Texas State splits road games over weekend against South Alabama, Troy By Bert Santibanez
Assistant Sports Editor @BertSantibanez
The Texas State volleyball team ended its two-game road trip Sunday by defeating Troy in a four-set match, but lost to South Alabama Friday in a five-set contest, moving to 6-5 in the Sun Belt Conference. Texas State totaled 13 service errors against the Jaguars Friday, which is the second time in the previous three games the team has combined for that many errors in the category. Senior right-side hitter Amari Deardorff finished the match with a team-high 17 kills,
hitting .326 from the court. “We had too many errors (Friday),” said Coach Karen Chisum. “We can’t expect to win by doing that.” Deardorff has combined for 35 kills against South Alabama during the season, recording 18 kills in the prior matchup against the Jaguars. Junior setter Caylin Mahoney recorded a game-high 44 assists in the match, adding four kills. Freshman outside hitter Jessica Lewis led South Alabama with 18 kills in the game, finishing with a .149 hitting percentage from the floor. Mechell Daniel, freshman outside hitter for the Jaguars, tal-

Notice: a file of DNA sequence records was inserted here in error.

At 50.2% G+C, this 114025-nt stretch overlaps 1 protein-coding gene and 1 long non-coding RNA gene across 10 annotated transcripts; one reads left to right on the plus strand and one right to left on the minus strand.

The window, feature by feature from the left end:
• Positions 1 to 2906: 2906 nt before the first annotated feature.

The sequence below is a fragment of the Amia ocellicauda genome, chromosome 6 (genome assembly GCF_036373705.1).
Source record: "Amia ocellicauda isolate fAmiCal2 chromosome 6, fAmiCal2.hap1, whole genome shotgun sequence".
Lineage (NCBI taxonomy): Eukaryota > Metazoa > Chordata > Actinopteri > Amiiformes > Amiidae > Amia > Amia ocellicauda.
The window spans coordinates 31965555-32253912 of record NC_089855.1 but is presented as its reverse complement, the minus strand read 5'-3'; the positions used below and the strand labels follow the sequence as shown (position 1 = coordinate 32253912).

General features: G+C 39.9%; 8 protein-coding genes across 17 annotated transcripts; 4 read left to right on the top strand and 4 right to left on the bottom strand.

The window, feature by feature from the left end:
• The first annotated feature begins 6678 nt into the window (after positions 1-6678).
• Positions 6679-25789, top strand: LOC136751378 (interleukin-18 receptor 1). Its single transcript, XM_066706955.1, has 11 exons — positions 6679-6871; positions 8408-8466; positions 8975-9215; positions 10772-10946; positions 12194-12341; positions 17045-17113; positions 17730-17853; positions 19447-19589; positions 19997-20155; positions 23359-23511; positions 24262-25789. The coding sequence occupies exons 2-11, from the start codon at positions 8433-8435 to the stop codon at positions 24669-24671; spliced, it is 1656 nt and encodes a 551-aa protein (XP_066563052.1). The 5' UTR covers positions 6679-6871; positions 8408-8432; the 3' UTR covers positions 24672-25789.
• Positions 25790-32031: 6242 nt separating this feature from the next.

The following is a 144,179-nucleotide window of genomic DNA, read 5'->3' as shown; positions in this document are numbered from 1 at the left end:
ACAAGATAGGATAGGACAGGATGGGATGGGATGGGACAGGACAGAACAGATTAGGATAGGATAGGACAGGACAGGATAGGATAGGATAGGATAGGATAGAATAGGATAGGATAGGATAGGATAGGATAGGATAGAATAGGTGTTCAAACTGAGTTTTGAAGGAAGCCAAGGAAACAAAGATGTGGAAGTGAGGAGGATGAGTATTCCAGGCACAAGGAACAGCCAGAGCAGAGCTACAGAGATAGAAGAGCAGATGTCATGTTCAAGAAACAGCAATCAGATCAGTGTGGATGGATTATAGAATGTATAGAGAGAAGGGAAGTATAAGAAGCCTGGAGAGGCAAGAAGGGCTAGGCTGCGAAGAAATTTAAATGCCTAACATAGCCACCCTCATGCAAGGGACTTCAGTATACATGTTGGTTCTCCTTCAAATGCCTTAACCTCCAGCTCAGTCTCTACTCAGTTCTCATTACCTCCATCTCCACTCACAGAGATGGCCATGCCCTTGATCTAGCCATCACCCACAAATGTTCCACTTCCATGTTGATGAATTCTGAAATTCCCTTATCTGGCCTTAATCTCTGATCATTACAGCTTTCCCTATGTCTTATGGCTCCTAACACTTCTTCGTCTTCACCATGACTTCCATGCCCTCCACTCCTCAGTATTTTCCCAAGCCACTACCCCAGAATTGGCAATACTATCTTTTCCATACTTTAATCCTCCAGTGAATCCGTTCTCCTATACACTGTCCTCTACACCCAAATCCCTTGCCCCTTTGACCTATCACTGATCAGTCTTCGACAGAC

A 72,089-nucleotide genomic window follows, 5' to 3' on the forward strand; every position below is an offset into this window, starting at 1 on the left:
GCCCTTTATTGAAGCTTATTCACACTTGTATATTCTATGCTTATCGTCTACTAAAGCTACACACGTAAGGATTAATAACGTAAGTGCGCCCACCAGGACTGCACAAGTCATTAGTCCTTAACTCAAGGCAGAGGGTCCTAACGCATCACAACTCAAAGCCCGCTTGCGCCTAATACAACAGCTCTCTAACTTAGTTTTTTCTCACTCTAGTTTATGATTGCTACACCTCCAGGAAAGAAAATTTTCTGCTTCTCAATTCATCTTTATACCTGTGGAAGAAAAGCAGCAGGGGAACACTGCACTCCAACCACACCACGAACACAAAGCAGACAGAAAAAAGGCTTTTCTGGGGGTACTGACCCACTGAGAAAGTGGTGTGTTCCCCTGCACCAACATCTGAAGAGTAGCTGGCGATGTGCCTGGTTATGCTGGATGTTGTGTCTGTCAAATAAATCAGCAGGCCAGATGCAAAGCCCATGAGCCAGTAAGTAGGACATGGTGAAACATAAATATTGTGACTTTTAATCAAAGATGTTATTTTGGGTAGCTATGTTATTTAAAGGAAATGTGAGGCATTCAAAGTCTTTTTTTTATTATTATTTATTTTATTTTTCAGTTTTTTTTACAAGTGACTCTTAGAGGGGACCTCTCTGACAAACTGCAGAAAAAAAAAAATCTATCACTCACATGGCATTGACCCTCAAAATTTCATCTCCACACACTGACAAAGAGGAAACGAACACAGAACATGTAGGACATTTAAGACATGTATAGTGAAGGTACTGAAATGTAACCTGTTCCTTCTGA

lied 15 kills in the match. Lewis and Daniel totaled 71 kills against the Bobcats during the course of the season. South Alabama improved to 4-4 at home, while Texas State dropped to 3-5 on the road before taking on Troy Sunday. Mahoney and freshman outside hitter Kelsey Weynand registered a double-double against Troy. Weynand led the Bobcats with a career-best 12 kills and 17 digs, finishing the game with a .243 hitting percentage from the court. Mahoney recorded 32 assists and 14 digs in the match. Mahoney provided eight kills, ending with a .400 hitting percentage.
“The team really talked a lot after the loss against South Alabama. We don’t want our season to reflect how we played in that game,” Weynand said. “We played a lot more like a team against Troy, having fun and putting all our effort on the court. We relaxed a lot more, not wanting to overanalyze our play.” Senior middle blocker Ashlee Hilbun had 10 kills and five assisted blocks in the game against Troy. Hilbun finished with a .304 hitting percentage, which is the third consecutive game with a hitting percentage above .200. Hilbun has averaged 9.75 kills over the previous four games.
Deardorff recorded 12 kills in the contest, which is the fourth straight game with double-digit kills, averaging 15 kills during the span of games. Deardorff has 304 kills during the season, which ranks her seventh in the Sun Belt. Defensive-specialist Sierra Smith tallied a team-high 21 digs during the match. Smith ranks seventh in the conference in digs, averaging 4.02 digs per set. “We definitely had a different mentality coming into this match against Troy,” Smith said. “I think we’re just a different team now. It helps that we’re all close friends and our effort carries out on to the court.”
Season closes with two wins against Arkansas teams at home By Kirk Jones
Sports Reporter @kirk_jones11